According to YourDictionary.com, a volunteer is “a person who chooses freely to do or offer to do something.” A volunteer is generally not paid for his or her services and does not derive income from it. By contrast, an employee is someone who receives pay or wages as compensation for his work. In accordance with this difference, a volunteer cannot be required to show up to serve whereas an employee must go to work faithfully in order to keep his job and income.
In line with this, is there such a thing as a “church or Christian volunteer”?
If we agree that a volunteer generally does not receive compensation for his volunteer work, then the answer which we discover in Scripture may surprise some.
1 Corinthians 9:17 If I preach voluntarily, I have a reward…
Paul tells us that when we preach (or serve) voluntarily, we will receive a reward. It turns out therefore that believers will in fact be rewarded for their “volunteer work.” If we receive a reward, then it means that we are not serving freely—that is, freely without compensation of some sort. Therefore in the kingdom of God there are actually no volunteers according to the conventional definition of what a volunteer is.
In order for a volunteer to receive his reward, his work must be of good quality.
1 Corinthians 3:12 If anyone builds on this foundation using gold, silver, costly stones, wood, hay or straw, 13 their work will be shown for what it is, because the Day will bring it to light. It will be revealed with fire, and the fire will test the quality of each person’s work. 14 If what has been built survives, the builder will receive a reward. 15 If it is burned up, the builder will suffer loss but yet will be saved—even though only as one escaping through the flames.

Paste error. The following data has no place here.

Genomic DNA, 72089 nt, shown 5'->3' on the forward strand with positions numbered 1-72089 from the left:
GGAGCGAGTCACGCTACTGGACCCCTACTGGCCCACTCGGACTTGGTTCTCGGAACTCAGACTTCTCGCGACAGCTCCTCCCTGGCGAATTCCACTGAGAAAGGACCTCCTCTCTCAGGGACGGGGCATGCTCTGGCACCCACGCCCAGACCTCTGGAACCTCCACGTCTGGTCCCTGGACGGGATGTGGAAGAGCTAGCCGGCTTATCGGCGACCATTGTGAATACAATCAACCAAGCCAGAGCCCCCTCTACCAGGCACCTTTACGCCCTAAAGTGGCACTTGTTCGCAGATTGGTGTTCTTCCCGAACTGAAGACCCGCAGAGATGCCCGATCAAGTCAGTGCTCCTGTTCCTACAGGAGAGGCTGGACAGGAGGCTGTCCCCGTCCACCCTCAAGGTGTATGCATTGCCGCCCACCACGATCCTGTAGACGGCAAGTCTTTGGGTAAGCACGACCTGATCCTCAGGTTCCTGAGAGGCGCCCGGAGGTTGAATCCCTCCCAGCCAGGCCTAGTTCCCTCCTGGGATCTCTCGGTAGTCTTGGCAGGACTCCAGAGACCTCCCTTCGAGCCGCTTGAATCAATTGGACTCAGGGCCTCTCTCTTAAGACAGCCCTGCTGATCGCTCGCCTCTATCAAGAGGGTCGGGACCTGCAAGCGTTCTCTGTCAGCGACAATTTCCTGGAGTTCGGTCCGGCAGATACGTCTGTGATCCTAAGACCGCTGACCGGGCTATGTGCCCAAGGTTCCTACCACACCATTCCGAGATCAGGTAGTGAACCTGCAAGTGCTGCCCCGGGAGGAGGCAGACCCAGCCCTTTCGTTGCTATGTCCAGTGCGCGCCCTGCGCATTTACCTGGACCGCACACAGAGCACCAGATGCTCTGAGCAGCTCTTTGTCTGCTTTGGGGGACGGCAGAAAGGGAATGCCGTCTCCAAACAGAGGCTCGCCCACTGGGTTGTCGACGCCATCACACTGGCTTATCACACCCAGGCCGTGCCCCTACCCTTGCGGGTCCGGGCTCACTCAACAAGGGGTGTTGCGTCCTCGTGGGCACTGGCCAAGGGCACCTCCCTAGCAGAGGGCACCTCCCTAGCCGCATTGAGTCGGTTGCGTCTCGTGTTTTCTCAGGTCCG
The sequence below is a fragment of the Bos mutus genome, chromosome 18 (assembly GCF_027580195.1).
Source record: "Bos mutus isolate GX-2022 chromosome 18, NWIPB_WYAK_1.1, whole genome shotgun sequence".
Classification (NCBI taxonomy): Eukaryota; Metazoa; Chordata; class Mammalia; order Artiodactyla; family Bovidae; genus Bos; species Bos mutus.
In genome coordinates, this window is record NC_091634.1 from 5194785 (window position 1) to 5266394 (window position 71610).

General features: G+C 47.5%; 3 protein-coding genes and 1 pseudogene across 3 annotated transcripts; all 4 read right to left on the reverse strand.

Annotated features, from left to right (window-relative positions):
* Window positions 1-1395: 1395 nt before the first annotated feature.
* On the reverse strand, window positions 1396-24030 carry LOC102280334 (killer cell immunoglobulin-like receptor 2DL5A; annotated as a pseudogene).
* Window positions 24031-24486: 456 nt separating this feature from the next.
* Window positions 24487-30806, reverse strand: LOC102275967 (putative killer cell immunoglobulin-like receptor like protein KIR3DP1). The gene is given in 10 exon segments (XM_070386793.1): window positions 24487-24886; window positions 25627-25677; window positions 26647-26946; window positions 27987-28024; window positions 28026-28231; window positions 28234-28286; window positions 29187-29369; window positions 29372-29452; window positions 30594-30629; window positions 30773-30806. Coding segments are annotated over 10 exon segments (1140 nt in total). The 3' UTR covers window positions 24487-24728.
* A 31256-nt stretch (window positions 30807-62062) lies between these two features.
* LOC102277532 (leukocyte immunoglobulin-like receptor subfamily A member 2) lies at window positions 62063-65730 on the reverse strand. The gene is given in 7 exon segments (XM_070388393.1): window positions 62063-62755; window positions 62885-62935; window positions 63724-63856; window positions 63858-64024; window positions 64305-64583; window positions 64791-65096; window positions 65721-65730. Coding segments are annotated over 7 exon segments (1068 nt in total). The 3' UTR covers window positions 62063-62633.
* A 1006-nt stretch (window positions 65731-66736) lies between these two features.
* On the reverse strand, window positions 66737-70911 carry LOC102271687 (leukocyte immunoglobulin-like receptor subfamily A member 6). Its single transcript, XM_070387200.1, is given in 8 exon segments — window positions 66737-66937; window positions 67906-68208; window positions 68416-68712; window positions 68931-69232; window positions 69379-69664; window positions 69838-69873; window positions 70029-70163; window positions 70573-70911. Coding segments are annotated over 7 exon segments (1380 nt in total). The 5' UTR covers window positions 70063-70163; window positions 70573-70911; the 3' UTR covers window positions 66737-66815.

In our ministry we should use “expensive materials” which will stand the test of fire, and avoid using “cheap materials” which will be burned up when we stand before the judgment seat of Christ (1 Corinthians 5:10).
This should provide much food for thought for those of us who serve the Lord as “volunteers.” Those who serve in the capacity to which they are called will actually be rewarded by the Lord for their labors in the next age. Their reward will be authority to reign with Christ in his kingdom (2 Timothy 2:12). However, we will not all receive the same reward. Rather, our reward will be determined by the quality of our labor (1 Corinthians 3 above) and by our production for the Lord (Luke 19:11-27). Our relative ability will also be factored in when our reward is determined (Matthew 25:14-30).
But will “volunteers” actually receive in the next age the compensation which is commensurate with their labors? No.
Luke 19:17 “‘Well done, my good servant!’ his master replied. ‘Because you have been trustworthy in a very small matter, take charge of ten cities.’
Trustworthy “volunteers” will receive a reward from the Lord in the next age far beyond what they deserve for their labors. Seen in this light, therefore, there are no “volunteers” in the kingdom of God, but only trustworthy servants.
In whatever capacity we are called to serve the Lord, therefore, let us take great care to be trustworthy: using the best and most expensive materials, serving with utmost diligence and bearing as much fruit as possible according to the ability entrusted to us.
This gives new and fresh meaning to the tired concept of “church volunteer.”